restricted access Heinrich von Kleist and Jean-Jacques Rousseau: Violence, Identity, Nation by Steven Howe (review)
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Reviewed by
Steven Howe, Heinrich von Kleist and Jean-Jacques Rousseau: Violence, Identity, Nation. Rochester, NY: Camden House, 2012. 237 pp.

Steven Howe’s intricately argued and meticulously documented study is an important contribution to reading Kleist in his historical and intellectual element. Howe situates Kleist’s writing in a historical time and place, which he defines not by the language controversies or poststructuralist lines of flight of much Kleist scholarship of the 1990s and 2000s but as the context and heritage [End Page 303] of the Enlightenment. He warns his reader, citing Peter Gay, not to “strip the Enlightenment of its wealth and then complain of its poverty” (6). This wealth is the legacy of the French philosophes and their relation to the classical tradition of rhetoric, especially the figure of paradox as a mode of rhetorical performance. For Howe, Kleist straddles the fault line separating the confidence of Enlightenment from the anxiety of the revolutionary age. It is certainly difficult, then, to choose a better interlocutor for Kleist than Rousseau, who anticipates and embodies the declivity from reflection to revolution and the strife between ideals and reality. Howe’s procedure throughout this study is to take a tricky question in Rousseau scholarship, offer an answer, and refract this answer through a Kleistian prism. Using Rousseau as a foil, an at times ironic and generally more pragmatic Kleist continues Rousseau’s reflection on violence, revolution, reform, and republican government.

Chapter 1 functions as a second introduction, announcing major themes and signposts and setting up an image of Rousseau and “the paradoxes of Enlightenment.” Taking up classic studies of Rousseau (such as Starobinski’s) and more recent work comparing him with Kleist (such as Christian Moser’s), Howe brings Rousseau into focus as a critic of modernity who combines ethical imperatives with political thinking and a consideration of nature and presocial being with the knowledge that human history only moves forward and that presocial life is a fiction, not a reality to be recovered. The figure of Rousseau as a champion of conceptual tension and paradox provides a nuanced perspective on the topic announced in Howe’s subtitle, “Violence and Identity.” Rousseau’s evocations of justice and violence are modulated through the conceptions of popular power and the “general will” that emerge on the arc Kleist draws between the French Revolution and Napoleon. Even without the longish consideration of definitions of intertextuality with which Howe sets up his demonstration that “the connections between the two are more complex and manifold than have previously been thought” (40), he makes clear that one can read Kleist as testing Rousseau’s ideas on self, society, and political power in terms of the world he experienced and described in postrevolutionary Paris and in the Napoleonic invasion and reordering of the German lands. The evolving differences of this period have been an important object of reflection among German playwrights since Kleist, and it is good to see the discussion framed here in terms of history and contingency rather than ideological belonging or attribution.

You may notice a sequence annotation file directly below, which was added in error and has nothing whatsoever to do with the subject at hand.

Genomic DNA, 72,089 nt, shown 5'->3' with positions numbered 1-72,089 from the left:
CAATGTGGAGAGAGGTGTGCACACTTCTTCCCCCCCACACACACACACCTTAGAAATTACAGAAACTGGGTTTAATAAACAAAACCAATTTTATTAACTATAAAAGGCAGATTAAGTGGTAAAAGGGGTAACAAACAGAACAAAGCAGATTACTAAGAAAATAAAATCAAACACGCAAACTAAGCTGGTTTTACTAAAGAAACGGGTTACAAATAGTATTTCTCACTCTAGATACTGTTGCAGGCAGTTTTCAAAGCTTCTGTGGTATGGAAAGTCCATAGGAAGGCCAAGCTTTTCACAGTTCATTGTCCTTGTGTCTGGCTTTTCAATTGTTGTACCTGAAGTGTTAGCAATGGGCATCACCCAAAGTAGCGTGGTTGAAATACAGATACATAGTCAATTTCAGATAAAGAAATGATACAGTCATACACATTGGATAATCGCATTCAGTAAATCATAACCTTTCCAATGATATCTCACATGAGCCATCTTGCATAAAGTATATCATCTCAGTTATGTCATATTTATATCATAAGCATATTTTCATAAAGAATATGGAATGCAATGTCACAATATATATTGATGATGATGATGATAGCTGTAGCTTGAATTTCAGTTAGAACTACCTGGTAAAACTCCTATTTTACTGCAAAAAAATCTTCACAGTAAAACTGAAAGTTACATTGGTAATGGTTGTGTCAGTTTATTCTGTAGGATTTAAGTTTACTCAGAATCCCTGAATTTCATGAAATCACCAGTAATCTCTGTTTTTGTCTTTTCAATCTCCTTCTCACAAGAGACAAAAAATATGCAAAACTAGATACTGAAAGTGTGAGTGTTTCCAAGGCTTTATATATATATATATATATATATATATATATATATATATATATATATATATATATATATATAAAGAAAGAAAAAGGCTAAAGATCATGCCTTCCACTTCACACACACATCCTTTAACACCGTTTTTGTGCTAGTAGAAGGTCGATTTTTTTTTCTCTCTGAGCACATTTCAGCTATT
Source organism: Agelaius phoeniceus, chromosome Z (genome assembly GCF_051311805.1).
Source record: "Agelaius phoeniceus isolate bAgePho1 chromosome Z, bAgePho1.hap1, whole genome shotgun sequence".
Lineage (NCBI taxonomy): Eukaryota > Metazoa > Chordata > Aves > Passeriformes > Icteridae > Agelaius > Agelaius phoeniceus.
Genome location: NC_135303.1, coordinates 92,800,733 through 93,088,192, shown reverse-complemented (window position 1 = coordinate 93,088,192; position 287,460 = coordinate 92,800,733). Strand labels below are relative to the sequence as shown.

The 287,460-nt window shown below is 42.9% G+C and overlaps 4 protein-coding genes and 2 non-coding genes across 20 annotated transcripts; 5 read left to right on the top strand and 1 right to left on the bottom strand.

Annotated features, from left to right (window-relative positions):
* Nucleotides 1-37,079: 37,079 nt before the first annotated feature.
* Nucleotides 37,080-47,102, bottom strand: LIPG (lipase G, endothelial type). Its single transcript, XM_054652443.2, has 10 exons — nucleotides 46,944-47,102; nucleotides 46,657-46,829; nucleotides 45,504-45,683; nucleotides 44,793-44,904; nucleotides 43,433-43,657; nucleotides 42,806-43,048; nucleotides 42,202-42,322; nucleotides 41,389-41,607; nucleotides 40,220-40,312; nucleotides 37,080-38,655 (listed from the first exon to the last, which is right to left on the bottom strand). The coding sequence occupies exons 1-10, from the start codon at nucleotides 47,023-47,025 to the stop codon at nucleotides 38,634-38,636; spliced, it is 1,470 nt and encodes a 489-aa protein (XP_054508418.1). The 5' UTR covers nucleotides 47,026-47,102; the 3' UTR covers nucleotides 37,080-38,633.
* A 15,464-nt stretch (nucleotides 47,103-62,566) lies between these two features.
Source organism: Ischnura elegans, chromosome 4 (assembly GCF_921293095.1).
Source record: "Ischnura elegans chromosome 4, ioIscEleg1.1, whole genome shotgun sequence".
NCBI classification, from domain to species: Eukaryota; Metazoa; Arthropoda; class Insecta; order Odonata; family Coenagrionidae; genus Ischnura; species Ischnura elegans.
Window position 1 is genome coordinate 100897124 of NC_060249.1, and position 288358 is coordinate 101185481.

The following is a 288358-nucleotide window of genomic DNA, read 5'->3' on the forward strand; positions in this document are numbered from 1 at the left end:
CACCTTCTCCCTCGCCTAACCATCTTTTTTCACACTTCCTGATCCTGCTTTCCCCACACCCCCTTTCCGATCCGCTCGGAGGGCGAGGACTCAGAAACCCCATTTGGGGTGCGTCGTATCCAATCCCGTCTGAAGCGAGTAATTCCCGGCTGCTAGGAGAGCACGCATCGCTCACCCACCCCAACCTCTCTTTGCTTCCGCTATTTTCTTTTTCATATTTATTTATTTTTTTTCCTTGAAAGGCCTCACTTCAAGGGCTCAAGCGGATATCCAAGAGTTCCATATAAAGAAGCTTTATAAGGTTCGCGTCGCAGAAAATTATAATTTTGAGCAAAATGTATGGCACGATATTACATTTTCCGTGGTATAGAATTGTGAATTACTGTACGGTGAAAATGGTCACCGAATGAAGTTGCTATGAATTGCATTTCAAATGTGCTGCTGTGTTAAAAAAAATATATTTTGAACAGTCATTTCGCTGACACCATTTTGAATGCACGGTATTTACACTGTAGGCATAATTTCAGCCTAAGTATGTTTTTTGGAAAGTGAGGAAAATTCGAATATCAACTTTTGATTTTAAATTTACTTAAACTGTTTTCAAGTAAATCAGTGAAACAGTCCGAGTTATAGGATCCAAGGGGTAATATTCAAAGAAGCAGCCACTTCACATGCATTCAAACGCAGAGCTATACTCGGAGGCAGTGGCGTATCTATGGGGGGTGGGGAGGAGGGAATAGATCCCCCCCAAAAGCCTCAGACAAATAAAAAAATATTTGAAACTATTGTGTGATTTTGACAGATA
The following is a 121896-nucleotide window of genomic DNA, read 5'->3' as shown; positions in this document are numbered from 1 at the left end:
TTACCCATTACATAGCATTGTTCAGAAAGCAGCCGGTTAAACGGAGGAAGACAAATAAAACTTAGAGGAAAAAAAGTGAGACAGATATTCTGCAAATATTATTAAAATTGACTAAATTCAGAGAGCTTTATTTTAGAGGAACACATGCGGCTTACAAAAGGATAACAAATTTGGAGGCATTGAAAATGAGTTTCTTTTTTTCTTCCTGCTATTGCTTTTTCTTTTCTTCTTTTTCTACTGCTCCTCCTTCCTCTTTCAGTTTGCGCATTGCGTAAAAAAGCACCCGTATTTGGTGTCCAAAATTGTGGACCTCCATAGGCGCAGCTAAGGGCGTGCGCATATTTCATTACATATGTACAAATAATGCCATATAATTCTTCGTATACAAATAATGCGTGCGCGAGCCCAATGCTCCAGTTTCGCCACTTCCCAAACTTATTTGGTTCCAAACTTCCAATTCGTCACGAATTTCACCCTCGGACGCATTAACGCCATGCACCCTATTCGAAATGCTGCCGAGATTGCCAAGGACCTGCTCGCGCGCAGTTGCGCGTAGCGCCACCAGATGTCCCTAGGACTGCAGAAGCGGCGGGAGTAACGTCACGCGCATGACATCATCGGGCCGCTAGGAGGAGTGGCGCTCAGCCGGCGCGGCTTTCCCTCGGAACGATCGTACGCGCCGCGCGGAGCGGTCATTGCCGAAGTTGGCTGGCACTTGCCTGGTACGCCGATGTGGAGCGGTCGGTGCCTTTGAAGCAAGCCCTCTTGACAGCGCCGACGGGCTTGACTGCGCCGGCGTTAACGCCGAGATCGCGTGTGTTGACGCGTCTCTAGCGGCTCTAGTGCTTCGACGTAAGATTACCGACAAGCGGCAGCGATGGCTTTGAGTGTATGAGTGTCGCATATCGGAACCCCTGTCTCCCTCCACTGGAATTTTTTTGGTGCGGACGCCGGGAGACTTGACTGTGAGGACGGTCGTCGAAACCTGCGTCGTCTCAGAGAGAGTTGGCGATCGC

Chapter 2, on the novella Das Erdbeben in Chili, posits that Kleist’s story speaks to the caesura of the revolution and the violence of the revolutionary mob as well as the aesthetics of the revolutionary popular festival. Howe compares the horizontal spatiality of such festivals to the spontaneity of the utopian space outside the city in Kleist’s tale, pairing the contrast of valley and city or cathedral in Kleist with Rousseau’s opposition of the popular festival, part of the quest for forms of “republican sociability” (75), to the theatrical forms of spectatorship and representation that Rousseau condemned. In Kleist, this process ends in the theocratic setting of the cathedral of Santiago de Chile, an echo of the period of Thermidor, the Directory, and Napoleon as First Consul, during which the Revolution was re-hierarchized and brought under control.

Perhaps the most philosophically nuanced and challenging section of this book is Howe’s close reading of the Social Contract on the question of civil religion. Rousseau’s desire for a civic religion and credo-like profession of loyalty to a republican ideal inspired Robespierre and accounted...